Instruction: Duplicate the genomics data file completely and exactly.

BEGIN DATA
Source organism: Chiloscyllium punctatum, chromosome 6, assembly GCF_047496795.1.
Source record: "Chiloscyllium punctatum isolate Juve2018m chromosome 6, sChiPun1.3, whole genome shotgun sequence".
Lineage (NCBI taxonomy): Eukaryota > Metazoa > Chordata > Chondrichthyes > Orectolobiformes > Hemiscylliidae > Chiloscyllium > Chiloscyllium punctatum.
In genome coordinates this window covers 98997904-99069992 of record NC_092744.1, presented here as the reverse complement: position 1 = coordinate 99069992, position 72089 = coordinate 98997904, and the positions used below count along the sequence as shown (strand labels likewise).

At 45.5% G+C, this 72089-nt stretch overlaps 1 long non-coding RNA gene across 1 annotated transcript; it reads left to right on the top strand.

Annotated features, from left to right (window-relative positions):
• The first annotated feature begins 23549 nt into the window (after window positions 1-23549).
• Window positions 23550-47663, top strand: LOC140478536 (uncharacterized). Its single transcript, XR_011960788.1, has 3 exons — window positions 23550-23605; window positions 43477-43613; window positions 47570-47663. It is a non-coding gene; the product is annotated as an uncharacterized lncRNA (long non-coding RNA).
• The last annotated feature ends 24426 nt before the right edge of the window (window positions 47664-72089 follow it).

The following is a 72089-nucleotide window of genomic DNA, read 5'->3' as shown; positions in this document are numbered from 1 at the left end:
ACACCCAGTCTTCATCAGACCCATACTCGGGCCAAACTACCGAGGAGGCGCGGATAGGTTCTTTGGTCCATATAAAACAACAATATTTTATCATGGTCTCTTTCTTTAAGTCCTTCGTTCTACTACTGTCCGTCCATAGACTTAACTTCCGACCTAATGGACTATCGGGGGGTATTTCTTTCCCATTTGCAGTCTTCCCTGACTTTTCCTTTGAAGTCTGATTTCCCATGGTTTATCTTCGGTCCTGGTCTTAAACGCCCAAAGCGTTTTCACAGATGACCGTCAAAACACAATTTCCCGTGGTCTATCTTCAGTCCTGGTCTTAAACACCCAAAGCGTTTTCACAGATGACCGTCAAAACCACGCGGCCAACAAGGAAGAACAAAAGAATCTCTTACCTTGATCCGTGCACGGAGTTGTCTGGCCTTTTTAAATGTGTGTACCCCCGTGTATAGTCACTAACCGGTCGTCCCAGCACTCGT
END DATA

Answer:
Source organism: Chiloscyllium punctatum, chromosome 6, assembly GCF_047496795.1.
Source record: "Chiloscyllium punctatum isolate Juve2018m chromosome 6, sChiPun1.3, whole genome shotgun sequence".
Lineage (NCBI taxonomy): Eukaryota > Metazoa > Chordata > Chondrichthyes > Orectolobiformes > Hemiscylliidae > Chiloscyllium > Chiloscyllium punctatum.
In genome coordinates this window covers 98997904-99069992 of record NC_092744.1, presented here as the reverse complement: position 1 = coordinate 99069992, position 72089 = coordinate 98997904, and the positions used below count along the sequence as shown (strand labels likewise).

At 45.5% G+C, this 72089-nt stretch overlaps 1 long non-coding RNA gene across 1 annotated transcript; it reads left to right on the top strand.

Annotated features, from left to right (window-relative positions):
• The first annotated feature begins 23549 nt into the window (after window positions 1-23549).
• Window positions 23550-47663, top strand: LOC140478536 (uncharacterized). Its single transcript, XR_011960788.1, has 3 exons — window positions 23550-23605; window positions 43477-43613; window positions 47570-47663. It is a non-coding gene; the product is annotated as an uncharacterized lncRNA (long non-coding RNA).
• The last annotated feature ends 24426 nt before the right edge of the window (window positions 47664-72089 follow it).

The following is a 72089-nucleotide window of genomic DNA, read 5'->3' as shown; positions in this document are numbered from 1 at the left end:
ACACCCAGTCTTCATCAGACCCATACTCGGGCCAAACTACCGAGGAGGCGCGGATAGGTTCTTTGGTCCATATAAAACAACAATATTTTATCATGGTCTCTTTCTTTAAGTCCTTCGTTCTACTACTGTCCGTCCATAGACTTAACTTCCGACCTAATGGACTATCGGGGGGTATTTCTTTCCCATTTGCAGTCTTCCCTGACTTTTCCTTTGAAGTCTGATTTCCCATGGTTTATCTTCGGTCCTGGTCTTAAACGCCCAAAGCGTTTTCACAGATGACCGTCAAAACACAATTTCCCGTGGTCTATCTTCAGTCCTGGTCTTAAACACCCAAAGCGTTTTCACAGATGACCGTCAAAACCACGCGGCCAACAAGGAAGAACAAAAGAATCTCTTACCTTGATCCGTGCACGGAGTTGTCTGGCCTTTTTAAATGTGTGTACCCCCGTGTATAGTCACTAACCGGTCGTCCCAGCACTCGT